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4-Sided Polygons

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  • 0:03 What Is a Quadrilateral?
  • 0:30 Parallelograms
  • 0:56 Rectangles and Squares
  • 1:52 Rhombuses and Kites
  • 2:27 Trapezoids
  • 2:55 Lesson Summary
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Lesson Transcript
Instructor: Lisa Hanson

Lisa is a Continuous Improvement Coach for her school district and has taught in elementary school for many years. She has a master's degree in curriculum and instruction.

We are shaping up and talking about quadrilaterals. In this lesson, you'll learn about the different kinds of four-sided polygons and their properties. Let's see if we can keep them all straight!

What Is a Quadrilateral?

Everywhere you look there are polygons, closed shapes that have only straight lines. Polygons that have four sides and four angles are called quadrilaterals. They are found in many things around us: doors, windows, books, TVs, pictures, etc. There are six types of quadrilaterals. Once you learn them, you will be amazed at how often you spot them. The picture will help identify each shape as it is described.

Quadrilateral Shapes

Parallelograms

A parallelogram is easy to remember because its name says it all. It is a quadrilateral with two sets of parallel sides, simple as that. Shapes A, B, C, and E in the picture can all be called parallelograms because their opposite sides are parallel. You can find them all around you, from floor patterns, to windows, to some shapes of food. Many four-sided polygons are called parallelograms, but also have more specific names.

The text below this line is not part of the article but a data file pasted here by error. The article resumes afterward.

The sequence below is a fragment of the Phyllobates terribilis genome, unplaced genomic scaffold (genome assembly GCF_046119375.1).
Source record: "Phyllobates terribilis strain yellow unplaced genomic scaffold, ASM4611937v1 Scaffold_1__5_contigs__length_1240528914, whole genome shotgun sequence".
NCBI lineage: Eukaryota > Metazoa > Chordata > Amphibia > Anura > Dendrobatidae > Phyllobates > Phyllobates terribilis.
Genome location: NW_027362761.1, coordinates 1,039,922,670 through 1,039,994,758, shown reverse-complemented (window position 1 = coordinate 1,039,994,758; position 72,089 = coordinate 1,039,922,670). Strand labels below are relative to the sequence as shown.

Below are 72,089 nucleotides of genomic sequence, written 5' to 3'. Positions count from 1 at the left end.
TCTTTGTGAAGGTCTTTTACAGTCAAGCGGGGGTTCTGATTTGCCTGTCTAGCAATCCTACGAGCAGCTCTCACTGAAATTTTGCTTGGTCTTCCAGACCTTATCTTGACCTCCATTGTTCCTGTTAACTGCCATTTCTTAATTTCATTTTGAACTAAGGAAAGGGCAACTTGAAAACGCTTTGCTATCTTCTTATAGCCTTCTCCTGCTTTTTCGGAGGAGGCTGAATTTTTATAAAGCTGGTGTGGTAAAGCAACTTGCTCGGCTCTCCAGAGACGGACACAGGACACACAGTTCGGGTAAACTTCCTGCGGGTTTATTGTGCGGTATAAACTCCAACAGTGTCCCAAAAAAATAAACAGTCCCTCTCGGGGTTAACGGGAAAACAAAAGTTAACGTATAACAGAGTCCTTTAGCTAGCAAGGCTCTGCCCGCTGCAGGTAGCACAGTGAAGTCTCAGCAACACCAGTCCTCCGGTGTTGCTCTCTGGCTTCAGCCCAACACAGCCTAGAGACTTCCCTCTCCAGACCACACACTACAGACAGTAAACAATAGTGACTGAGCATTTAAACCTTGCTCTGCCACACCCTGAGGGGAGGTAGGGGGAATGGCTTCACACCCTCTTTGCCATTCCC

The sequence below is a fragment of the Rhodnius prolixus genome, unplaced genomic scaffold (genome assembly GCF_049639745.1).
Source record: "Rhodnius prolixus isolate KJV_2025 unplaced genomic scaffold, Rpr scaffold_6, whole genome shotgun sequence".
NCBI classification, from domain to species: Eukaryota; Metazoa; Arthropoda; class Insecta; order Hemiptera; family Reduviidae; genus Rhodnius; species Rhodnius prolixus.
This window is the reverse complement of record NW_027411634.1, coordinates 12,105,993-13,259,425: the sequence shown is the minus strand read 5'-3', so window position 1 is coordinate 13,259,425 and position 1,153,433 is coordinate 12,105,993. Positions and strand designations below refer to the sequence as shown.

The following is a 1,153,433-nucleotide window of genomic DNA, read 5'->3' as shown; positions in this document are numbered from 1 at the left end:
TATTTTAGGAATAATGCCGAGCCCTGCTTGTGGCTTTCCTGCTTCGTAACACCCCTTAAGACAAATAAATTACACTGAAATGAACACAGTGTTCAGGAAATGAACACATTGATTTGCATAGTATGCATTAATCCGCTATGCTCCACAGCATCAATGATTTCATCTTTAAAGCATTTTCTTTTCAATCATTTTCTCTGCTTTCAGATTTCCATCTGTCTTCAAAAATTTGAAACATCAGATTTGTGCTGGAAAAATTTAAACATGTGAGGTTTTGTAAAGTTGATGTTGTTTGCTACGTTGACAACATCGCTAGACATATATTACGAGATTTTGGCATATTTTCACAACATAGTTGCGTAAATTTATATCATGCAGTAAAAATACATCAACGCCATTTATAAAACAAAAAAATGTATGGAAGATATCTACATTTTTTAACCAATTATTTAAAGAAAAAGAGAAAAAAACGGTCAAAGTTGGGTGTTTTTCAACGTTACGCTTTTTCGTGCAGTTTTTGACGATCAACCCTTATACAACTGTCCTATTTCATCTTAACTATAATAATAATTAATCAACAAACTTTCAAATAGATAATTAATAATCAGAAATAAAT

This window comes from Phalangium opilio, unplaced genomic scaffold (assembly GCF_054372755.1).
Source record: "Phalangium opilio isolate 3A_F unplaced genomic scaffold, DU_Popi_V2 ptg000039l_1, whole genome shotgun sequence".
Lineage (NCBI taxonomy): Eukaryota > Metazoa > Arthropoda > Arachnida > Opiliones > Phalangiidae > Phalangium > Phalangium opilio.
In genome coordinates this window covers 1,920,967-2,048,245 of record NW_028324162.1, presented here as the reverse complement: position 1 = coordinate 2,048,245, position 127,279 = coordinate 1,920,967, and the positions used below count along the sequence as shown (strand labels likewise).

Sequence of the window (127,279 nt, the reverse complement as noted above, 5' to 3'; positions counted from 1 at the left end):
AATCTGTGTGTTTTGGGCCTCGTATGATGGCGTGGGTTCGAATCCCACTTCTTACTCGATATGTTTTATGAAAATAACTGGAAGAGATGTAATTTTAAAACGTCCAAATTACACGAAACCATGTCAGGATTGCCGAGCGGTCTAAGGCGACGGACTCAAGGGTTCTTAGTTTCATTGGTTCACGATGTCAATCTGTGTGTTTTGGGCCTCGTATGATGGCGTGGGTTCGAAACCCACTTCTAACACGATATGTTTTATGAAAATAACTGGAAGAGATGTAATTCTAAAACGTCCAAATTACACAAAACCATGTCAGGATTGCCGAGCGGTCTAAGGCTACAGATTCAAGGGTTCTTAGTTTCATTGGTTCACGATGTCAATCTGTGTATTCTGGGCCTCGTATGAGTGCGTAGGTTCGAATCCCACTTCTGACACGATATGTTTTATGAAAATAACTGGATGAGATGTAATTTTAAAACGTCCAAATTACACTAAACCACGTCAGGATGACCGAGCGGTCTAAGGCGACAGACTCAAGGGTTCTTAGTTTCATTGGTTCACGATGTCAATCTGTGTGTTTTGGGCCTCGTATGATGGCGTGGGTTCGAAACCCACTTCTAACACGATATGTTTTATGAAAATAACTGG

Rectangles and Squares

One of the most well-known quadrilaterals, which is also a parallelogram, is a rectangle. A rectangle has two sets of parallel sides and all four angles are right angles ( or 90° angles), which are its special properties. The opposite sides of a rectangle are always equal in length. Shapes A and C can be called rectangles. Think of three things in your life that are rectangles. A desk or book would be the shape of a rectangle.

The most recognizable of all quadrilaterals is the square. It is one of the first shapes we learn as a child. A square is also a parallelogram, a rhombus, and a rectangle because it has all of those properties as well. A square has two sets of parallel lines, all lines are equal, and all angles are right angles. It must have all of these things to be a square. Shape A is an example of a square. Now let's move onto a couple quadrilaterals that aren't parallelograms.

Rhombuses and Kites

A rhombus is a very simple quadrilateral. It has two sets of parallel sides, and all sides are equal. That is it. We don't worry about the angles with a rhombus. Shapes A and B are examples of a rhombus.

Kite

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